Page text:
Bangladeshi unionist denied entry to Australia for being 'too poor'

Bangladeshi workers protest after the Rana Plaza collapse this year.

The National Tertiary Education Union released this statement on October 21.

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Australian immigration officials have refused to grant a visa to a Bangladeshi union activist on the basis that he is too poor.

The activist's trip was to be sponsored by the National Tertiary Education Union (NTEU) as part of its contribution to Anti-Poverty Week, which draws attention to issues of poverty and social exclusion.

The activist, Moniruzzaman Masum, was due to speak at several events about the plight of workers and the labour movement in Bangladesh. Masum was involved in the rescue operation at the Rana Plaza factory collapse where more than 1100 workers were killed, and in supporting workers after the recent Gazipur factory fire. He was due to report on these terrible events and the appalling conditions under which many Bangladeshi garment workers toil.

The Australian government refused two consecutive visa applications from Masum. The second visa application included a number of documents with endorsements and guarantees of financial support for the visit from Australian unions. But the Australian government noted that Masum, with only $46 in his bank account, was just too poor to be granted entry to Australia - as apparently he may not have enough incentive to go back home (despite his wife, his daughter, his work and his union being in Dhaka).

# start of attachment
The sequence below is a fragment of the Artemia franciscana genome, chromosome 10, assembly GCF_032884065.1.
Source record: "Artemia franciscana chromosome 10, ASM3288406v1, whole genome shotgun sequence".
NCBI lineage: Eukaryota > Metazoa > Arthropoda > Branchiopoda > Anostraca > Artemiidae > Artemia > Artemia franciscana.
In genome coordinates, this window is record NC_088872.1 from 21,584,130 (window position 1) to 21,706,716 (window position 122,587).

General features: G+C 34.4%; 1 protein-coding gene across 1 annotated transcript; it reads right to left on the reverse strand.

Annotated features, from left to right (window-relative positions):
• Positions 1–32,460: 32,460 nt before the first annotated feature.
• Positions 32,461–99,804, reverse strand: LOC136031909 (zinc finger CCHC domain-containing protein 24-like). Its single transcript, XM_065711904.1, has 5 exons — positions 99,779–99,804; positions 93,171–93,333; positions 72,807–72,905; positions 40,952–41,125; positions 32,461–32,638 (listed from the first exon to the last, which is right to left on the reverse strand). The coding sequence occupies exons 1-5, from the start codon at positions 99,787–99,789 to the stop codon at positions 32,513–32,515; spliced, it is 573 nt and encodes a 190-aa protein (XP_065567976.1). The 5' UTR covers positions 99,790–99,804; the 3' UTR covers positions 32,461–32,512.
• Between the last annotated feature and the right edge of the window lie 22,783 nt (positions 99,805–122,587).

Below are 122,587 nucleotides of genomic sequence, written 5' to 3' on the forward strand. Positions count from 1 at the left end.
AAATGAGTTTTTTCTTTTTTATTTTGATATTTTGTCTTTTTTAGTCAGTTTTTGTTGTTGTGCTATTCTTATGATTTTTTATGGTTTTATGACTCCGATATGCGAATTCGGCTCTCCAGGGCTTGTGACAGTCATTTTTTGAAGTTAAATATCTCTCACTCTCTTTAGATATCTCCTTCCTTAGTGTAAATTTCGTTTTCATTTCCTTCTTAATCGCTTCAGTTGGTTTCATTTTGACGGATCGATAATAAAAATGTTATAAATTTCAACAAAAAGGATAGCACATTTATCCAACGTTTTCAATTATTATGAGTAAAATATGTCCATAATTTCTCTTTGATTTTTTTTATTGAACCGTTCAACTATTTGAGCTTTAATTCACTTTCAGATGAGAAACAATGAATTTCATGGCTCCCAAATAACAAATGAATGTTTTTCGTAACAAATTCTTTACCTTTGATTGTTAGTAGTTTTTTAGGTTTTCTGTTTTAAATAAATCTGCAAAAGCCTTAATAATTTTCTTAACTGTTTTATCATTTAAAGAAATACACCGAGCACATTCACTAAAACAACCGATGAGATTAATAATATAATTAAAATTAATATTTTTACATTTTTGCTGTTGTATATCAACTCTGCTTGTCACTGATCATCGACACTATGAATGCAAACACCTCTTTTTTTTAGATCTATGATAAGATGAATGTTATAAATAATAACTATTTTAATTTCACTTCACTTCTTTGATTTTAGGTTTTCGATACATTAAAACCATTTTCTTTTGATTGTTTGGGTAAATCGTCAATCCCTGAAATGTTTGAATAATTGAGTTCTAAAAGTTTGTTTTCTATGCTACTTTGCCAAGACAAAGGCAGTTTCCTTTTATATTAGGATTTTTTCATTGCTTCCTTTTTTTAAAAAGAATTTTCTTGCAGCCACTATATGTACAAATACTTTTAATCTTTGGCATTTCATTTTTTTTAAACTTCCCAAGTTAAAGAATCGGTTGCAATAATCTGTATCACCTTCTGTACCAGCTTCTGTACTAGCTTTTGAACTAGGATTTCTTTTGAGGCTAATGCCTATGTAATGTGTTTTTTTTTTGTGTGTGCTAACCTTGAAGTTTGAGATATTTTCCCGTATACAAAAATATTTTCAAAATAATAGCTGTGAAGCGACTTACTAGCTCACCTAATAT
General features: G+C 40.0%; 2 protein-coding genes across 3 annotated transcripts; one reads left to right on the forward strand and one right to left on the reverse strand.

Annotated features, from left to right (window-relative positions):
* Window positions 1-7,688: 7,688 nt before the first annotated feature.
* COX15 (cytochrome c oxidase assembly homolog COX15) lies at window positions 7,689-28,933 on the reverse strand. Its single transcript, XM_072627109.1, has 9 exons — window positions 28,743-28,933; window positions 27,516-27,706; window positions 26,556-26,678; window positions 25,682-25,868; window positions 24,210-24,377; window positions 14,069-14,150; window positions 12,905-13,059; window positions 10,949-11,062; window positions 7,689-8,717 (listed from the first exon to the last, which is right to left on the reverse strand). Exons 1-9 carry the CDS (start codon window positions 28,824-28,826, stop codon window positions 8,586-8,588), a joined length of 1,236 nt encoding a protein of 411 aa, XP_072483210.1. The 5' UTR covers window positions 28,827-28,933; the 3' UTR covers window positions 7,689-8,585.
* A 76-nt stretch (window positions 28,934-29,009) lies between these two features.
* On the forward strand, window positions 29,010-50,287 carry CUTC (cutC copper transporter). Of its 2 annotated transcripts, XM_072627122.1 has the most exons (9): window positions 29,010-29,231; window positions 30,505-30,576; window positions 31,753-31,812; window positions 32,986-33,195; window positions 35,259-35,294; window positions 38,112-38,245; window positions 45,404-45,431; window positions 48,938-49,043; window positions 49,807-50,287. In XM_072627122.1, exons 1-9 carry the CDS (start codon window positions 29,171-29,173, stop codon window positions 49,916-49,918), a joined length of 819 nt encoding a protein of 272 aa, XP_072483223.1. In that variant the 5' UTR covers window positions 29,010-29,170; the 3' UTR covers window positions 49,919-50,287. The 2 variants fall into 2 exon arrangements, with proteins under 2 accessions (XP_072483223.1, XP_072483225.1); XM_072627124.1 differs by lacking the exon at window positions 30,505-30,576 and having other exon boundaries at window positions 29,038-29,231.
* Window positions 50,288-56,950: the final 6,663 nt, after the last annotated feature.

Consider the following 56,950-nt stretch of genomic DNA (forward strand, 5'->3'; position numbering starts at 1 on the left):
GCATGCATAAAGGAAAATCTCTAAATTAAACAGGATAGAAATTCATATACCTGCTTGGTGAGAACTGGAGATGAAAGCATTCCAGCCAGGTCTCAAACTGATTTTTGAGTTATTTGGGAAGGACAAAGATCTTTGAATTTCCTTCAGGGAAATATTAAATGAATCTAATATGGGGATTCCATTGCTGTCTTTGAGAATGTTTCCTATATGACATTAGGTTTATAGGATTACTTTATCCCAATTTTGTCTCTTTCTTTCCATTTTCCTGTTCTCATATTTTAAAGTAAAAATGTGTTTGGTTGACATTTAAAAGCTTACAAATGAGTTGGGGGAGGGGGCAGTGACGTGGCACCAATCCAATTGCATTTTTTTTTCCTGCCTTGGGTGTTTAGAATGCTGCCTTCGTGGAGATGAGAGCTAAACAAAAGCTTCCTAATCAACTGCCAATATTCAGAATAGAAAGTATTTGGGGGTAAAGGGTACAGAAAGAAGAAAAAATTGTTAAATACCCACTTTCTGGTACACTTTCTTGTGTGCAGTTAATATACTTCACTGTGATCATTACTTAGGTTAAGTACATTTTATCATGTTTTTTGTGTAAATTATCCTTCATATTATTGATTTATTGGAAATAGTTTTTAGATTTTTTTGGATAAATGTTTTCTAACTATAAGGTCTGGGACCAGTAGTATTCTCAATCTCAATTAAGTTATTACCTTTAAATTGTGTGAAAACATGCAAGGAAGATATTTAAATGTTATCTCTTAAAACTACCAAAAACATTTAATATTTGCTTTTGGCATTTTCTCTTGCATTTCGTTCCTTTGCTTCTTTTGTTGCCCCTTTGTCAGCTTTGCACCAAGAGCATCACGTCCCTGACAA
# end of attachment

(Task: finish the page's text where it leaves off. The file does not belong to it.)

Victorian secretary of the NTEU, Dr Colin Long, said that it is bitterly ironic that Masum's attendance at Anti-Poverty Week events had been prevented because he is too poor.

"Given the NTEU had already booked Masum's return ticket and guaranteed his support while in Australia, we can't understand why his personal circumstances have any bearing on his application for a visa," Long said.

"Perhaps his ability to speak first-hand about the exploitation of workers was what the Australian government was most concerned about. Australian citizens benefit from the cheap goods made in Asian countries, so we think they should know more about the conditions under which those goods are made.

"Poverty is an international issue and bringing a union activist from one of the world's poorest countries to Australia for Anti-Poverty Week seemed to us a very good way to raise the issues of poverty in the developing world and its relevance to us in one of the richest countries in the world.

"But as we've seen with refugees, Australian governments seem to think the Australian people need to be protected from hearing about the poverty and terrible working conditions of our neighbours."

Long emphasised that interest by NTEU branches on this visit has been very high. The NTEU will continue developing solidarity programs with Masum and his union and will ensure that Australian workers will still be able to learn about conditions for workers in Bangladesh.

The Bangladesh solidarity program developed by the NTEU also has the support of the union-based solidarity organisation Australia Asia Worker Links, the Victorian Trades Hall Council and the ACTU.